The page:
The Con- prefix

8/14/18 1:00:31 PM

It is a common belief that the con- prefix means “together” or “with”.

I think in certain cases, the con- prefix can also act as an “interior-izar”. It turns an otherwise exterior verb, acting on the outside world, to an interior verb acting on itself, and might even symbolise the spiritual or emotional understanding of that person.

Unfortunately I couldn’t find support (from other people) to my theory about this role of the con- prefix. But here are some word-proofs that I found in Spanish (which is a language I’m learning at the moment).

My best argument is the parallelism between the verb tener (to hold) and contener (to contain, i.e. to hold within).

Another good example is the verb mover (to move) and conmover (to cause emotional movement, i.e. to “touch”, as in this piece of art touched me, or the poem touched me).

Some ambiguous cases

Vencer (to overcome, to defeat) and convencer (to persuade) can also support my theory. Many languages see the connection between overcoming and persuading. If con- acts as an interior-izer it can mean to overcome from within. I.e. to defeat your opponent from within. But the together explanation can also work (though I think in a lesser degree), as it can mean to overcome the enemy and bring him to be with- you.

Another example is the verb vivir (to live) and the verb convivir, which means to co-exist, and is often thought of as “to live together”. But I think this is a mistake.  To translate co-exist as to live together is redundant (i.e. the sentence “A vivir con B” and “A convivir con B” has the same meaning if convivir means “to live together”). Co-exist does not refer to the outerior act of living together. People can live together without coexistence (as my country of Israel can testify for). It is only when people inner feelings, emotions and beliefs can “live together”, that they can truly co-exist, or convivir.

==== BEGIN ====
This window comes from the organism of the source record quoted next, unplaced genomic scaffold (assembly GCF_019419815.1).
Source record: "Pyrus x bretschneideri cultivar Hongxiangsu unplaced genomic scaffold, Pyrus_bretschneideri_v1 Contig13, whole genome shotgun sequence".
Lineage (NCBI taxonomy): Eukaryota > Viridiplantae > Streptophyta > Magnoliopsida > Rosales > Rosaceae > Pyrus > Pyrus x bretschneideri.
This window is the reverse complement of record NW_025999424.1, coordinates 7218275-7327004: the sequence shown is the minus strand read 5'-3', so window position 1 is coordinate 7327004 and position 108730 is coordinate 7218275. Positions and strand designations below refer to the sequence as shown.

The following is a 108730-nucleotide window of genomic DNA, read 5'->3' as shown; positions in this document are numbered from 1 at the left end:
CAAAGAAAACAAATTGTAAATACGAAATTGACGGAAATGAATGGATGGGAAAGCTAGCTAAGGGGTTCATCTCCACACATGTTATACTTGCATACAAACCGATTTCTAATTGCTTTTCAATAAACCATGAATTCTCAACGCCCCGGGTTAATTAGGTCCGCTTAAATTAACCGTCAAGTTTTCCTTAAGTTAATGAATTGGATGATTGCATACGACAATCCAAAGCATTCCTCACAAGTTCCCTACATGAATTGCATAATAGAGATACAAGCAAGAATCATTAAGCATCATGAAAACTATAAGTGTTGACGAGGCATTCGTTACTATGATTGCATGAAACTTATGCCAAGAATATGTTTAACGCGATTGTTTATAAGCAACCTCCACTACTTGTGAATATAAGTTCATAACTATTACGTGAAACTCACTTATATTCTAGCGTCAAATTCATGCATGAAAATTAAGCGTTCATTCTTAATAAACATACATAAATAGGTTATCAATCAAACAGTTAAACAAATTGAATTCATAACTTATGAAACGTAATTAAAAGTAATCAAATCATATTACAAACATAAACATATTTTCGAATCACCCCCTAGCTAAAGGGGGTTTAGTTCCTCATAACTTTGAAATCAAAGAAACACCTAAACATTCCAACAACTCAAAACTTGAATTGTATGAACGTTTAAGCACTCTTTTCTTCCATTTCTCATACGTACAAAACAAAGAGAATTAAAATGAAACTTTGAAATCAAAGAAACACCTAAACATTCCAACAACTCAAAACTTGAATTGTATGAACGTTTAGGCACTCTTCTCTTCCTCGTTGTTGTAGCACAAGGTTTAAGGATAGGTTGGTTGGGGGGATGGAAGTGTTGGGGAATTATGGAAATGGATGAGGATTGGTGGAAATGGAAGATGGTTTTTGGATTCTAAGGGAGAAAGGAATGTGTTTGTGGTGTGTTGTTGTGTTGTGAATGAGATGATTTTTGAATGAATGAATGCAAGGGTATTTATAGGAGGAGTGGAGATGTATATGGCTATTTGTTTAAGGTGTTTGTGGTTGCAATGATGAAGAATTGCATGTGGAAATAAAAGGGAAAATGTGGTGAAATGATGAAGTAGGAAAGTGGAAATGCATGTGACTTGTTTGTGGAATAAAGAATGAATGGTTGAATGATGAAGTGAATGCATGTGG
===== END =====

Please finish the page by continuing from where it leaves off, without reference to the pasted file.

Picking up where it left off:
Convenir is a tougher verb. It is of the same root as the English word convention. It has two translations - A “to be a good idea”, and B “to be agreed upon”. Venir means to come. If con- means together, it will mean to come-together. This makes good sense in the form of everyone came together and decided upon X, i.e. for meaning B, but not so much for meaning A. Meaning A - it is not being used as a good idea by convention, but rather as someone’s own private notion of what is a good idea. Here it can make more sense if con- means “from within”. As in - It comes to me from within that you should do x or y or z. If convenir means to come from within, as in a strong intuition, or belief or creed about what one should do - it makes more sense for meaning A.